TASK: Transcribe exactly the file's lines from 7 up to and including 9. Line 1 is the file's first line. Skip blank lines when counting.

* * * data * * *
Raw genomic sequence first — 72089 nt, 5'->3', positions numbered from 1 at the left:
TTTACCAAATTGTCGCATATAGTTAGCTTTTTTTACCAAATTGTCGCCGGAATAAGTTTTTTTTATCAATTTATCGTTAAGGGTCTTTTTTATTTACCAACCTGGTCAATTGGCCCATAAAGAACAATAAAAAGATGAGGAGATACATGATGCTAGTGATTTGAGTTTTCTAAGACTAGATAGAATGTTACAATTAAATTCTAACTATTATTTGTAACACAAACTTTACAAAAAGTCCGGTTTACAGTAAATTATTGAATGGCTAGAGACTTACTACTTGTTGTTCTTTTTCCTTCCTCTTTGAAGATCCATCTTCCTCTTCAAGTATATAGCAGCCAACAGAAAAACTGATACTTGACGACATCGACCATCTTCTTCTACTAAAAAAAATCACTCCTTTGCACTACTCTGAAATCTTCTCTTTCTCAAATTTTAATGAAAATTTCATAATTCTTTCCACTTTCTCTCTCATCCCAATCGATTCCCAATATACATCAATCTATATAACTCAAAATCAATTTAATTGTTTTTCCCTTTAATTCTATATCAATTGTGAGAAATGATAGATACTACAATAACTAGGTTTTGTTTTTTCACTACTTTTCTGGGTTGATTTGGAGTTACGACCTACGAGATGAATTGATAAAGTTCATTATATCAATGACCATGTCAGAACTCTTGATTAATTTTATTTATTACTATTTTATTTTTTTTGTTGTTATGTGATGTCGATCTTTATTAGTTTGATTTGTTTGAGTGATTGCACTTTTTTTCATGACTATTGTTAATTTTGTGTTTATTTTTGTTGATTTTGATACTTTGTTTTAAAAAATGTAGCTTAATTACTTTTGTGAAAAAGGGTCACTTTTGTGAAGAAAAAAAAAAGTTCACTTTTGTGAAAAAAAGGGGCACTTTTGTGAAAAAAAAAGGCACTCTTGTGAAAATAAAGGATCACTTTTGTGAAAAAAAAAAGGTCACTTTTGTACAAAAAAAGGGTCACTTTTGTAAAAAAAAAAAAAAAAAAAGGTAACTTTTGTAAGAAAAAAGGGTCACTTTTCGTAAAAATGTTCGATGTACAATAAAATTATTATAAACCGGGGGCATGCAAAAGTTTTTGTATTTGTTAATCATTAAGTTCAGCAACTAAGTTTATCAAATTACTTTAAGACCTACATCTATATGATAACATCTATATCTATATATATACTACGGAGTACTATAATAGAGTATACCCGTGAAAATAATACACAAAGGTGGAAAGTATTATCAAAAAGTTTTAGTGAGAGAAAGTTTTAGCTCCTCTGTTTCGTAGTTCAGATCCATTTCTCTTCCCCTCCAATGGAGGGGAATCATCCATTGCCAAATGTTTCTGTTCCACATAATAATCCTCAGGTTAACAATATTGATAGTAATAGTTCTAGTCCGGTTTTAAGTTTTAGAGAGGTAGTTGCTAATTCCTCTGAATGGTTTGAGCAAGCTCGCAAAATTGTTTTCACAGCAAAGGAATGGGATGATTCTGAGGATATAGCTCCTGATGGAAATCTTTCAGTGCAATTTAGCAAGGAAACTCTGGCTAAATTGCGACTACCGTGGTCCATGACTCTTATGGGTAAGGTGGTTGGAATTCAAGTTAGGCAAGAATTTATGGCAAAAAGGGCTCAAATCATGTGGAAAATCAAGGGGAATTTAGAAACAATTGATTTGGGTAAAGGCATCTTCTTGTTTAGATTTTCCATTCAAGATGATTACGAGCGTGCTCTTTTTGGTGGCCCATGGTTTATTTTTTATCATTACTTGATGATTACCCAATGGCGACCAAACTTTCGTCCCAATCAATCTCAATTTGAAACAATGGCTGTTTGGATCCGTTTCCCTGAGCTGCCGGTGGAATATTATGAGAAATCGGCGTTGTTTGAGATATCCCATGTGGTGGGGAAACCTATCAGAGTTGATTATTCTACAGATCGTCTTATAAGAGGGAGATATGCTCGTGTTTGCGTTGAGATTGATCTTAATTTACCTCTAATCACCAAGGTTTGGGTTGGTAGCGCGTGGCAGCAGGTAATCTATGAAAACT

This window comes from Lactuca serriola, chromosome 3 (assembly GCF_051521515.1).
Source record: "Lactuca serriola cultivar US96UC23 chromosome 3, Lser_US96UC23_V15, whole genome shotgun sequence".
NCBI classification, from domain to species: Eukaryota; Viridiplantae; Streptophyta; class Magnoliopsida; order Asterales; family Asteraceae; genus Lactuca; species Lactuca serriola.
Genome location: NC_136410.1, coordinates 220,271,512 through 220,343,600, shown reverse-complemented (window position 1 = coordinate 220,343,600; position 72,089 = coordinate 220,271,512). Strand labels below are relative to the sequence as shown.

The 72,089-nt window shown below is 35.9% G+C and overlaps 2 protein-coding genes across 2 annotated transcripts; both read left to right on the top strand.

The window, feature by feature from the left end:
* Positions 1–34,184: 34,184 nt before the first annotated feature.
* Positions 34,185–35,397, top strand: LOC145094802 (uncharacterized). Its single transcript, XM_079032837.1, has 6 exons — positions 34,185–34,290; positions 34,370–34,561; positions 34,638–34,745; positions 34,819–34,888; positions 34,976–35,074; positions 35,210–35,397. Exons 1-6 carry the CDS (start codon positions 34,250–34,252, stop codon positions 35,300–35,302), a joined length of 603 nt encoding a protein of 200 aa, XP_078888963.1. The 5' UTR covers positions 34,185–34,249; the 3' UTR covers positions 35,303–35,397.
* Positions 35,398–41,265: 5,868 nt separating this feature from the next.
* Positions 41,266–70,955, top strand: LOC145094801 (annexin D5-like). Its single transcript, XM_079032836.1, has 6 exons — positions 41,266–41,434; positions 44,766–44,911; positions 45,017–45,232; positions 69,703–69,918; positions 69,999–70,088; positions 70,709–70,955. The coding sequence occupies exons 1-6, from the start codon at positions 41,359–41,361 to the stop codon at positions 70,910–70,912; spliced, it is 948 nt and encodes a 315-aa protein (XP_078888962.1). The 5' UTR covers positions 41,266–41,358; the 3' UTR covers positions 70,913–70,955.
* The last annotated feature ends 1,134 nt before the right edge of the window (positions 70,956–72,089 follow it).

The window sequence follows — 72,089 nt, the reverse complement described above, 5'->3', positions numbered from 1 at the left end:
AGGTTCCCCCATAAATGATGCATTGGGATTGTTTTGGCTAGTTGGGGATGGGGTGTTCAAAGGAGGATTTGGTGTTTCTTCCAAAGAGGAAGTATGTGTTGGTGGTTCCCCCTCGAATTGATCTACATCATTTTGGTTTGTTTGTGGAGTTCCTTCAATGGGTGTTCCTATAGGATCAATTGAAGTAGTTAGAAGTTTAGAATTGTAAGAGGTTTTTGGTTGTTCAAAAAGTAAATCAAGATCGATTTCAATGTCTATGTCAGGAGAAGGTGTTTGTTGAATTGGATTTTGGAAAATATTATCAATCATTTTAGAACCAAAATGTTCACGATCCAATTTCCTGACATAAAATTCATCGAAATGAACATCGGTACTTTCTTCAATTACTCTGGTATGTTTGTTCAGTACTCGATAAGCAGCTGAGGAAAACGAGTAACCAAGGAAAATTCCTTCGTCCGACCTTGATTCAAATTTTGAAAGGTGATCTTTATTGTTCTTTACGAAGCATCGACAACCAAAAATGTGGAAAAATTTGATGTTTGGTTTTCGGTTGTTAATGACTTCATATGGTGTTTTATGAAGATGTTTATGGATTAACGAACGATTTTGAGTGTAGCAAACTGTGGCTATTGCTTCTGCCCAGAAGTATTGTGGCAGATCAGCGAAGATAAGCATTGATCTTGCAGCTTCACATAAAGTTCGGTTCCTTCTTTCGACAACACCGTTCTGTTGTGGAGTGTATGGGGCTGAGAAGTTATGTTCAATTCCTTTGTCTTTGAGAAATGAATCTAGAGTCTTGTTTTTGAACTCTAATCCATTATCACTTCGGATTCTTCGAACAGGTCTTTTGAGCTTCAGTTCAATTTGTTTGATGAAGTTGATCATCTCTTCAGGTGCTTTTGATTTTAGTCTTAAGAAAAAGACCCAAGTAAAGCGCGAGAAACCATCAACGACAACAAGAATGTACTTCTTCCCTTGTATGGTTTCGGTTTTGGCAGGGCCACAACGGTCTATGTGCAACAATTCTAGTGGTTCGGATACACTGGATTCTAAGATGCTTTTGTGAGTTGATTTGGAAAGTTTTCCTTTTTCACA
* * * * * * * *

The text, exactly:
The 72,089-nt window shown below is 35.9% G+C and overlaps 2 protein-coding genes across 2 annotated transcripts; both read left to right on the top strand.

The window, feature by feature from the left end:
* Positions 1–34,184: 34,184 nt before the first annotated feature.